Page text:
Symeon of Durham, Libellus de Exordio atque Procursu istius hoc est Dunhelmensis Ecclesie (Tract on the Origins and Progress of this the Church of Durham), ed and trans D Rollason (Oxford, 2000)
Material Sources (Sculpture and Manuscripts)
Corpus of Anglo-Saxon Stone Sculpture
Detailed descriptions and illustrations of all the Anglo-Saxon sculpture from Lindisfarne, as well as information about their current locations, are included in:
- Cramp, R (ed), Corpus of Anglo-Saxon Stone Sculpture, vol 1: County Durham and Northumberland (Oxford, 1977), pp 194–208.
All the information on the sculpture from Lindisfarne is also available via the Corpus of Anglo-Saxon Stone Sculpture website.
British Library, London
The Lindisfarne Gospels (Cotton Nero D.iv) are on permanent display in the Sir John Ritblat Gallery in the British Library. The British Library website contains much information about the Gospels including an interactive Turning the Pages site.
A full facsimile of and commentary on the Gospels are provided in:
- Kendrick, TD (ed), Evangeliorum quattuor Codex Lindisfarnensis, 2 vols (Olten and Lausanne, 1956).
The St Cuthbert Gospel (Add MS 89000): this pocket-sized copy of the Gospel of St John, in Latin, was found in St Cuthbert’s tomb when his coffin was moved into the new Romanesque cathedral in Durham in 1104. It had been made in the early 8th century at Bede’s monastery, Wearmouth–Jarrow.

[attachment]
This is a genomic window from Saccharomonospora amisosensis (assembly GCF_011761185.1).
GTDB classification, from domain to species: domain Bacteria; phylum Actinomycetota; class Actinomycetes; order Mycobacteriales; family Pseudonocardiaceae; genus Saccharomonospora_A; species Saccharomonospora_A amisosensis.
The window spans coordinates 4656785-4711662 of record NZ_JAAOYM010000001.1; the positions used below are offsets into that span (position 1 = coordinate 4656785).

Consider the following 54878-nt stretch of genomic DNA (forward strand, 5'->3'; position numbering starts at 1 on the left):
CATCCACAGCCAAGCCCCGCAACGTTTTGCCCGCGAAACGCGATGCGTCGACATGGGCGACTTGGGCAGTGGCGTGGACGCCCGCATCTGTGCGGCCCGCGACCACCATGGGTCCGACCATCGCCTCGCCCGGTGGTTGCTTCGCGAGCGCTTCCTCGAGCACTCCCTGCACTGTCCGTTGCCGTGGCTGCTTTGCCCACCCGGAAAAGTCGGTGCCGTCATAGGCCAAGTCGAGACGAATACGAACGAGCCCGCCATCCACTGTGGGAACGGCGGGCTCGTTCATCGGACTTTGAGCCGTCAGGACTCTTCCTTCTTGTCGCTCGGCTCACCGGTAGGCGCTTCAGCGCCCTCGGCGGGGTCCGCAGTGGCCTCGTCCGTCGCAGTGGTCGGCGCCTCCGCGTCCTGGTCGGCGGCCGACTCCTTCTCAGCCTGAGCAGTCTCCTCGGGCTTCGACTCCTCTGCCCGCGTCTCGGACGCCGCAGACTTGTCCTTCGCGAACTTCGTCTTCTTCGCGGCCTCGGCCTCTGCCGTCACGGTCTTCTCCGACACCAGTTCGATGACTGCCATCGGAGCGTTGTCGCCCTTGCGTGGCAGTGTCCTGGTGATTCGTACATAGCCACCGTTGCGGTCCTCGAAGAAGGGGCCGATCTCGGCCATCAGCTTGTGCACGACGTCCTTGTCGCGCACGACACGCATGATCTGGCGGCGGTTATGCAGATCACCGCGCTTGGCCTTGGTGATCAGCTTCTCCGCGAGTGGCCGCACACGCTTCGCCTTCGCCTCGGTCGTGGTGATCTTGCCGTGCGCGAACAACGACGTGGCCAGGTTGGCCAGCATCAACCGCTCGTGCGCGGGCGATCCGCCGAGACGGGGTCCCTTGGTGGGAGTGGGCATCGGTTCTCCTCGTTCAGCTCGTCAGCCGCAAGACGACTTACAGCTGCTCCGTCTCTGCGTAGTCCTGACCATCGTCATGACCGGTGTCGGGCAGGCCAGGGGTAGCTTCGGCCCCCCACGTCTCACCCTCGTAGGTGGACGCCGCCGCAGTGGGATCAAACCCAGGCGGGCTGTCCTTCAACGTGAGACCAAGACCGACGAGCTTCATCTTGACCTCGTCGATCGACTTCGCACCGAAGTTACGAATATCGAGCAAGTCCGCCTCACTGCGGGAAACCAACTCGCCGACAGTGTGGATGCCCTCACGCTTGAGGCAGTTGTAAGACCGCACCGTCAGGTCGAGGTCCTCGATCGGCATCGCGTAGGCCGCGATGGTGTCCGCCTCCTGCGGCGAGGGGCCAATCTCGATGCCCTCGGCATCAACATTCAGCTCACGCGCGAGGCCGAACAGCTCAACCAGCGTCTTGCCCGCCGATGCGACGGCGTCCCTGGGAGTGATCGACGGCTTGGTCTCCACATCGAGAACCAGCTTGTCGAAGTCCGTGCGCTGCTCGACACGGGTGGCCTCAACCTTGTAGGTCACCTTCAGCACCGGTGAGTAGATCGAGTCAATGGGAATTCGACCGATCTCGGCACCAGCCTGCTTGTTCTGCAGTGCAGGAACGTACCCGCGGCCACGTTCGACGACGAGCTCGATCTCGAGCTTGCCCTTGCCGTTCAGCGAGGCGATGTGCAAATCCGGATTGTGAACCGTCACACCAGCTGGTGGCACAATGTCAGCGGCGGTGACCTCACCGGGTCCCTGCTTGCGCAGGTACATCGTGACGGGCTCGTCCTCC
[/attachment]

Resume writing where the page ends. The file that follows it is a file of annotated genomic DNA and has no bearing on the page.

University of Oxford
Bede’s ‘Life of St Cuthbert’ (Oxford, University College MS 165): this copy, made in the early 12th century at around the time the priory was refounded on Lindisfarne, contains many lively images of the miracles associated with St Cuthbert and also of more recent miracles, perhaps to reinforce contemporary connections between Durham and Lindisfarne.
These are listed in date order.
- Anon, ‘The platte of the Holie Ilond’, plan showing the proposed fortifications around the priory and parish church, 1548, National Archives, MPF 1/369 [reproduced in the English Heritage guidebook, 39; catalogue entry accessed 15 March 2013]
- Anon, painting of the harbour defences, c 1673 (see above)
- Buck, N and Buck, S, ‘Holy Island Priory from the south west’, c 1728, published in Buck’s Antiquities or Venerable Remains of above Four Hundred Castles, Monasteries, Palaces, &c &c in England and Wales. With one hundred views of Cities and Chief Towns, vol 1 (London, 1774), plate 85 [reproduced in Cambridge, ‘Masons and building works’, plate 111 – see Unpublished Secondary Sources]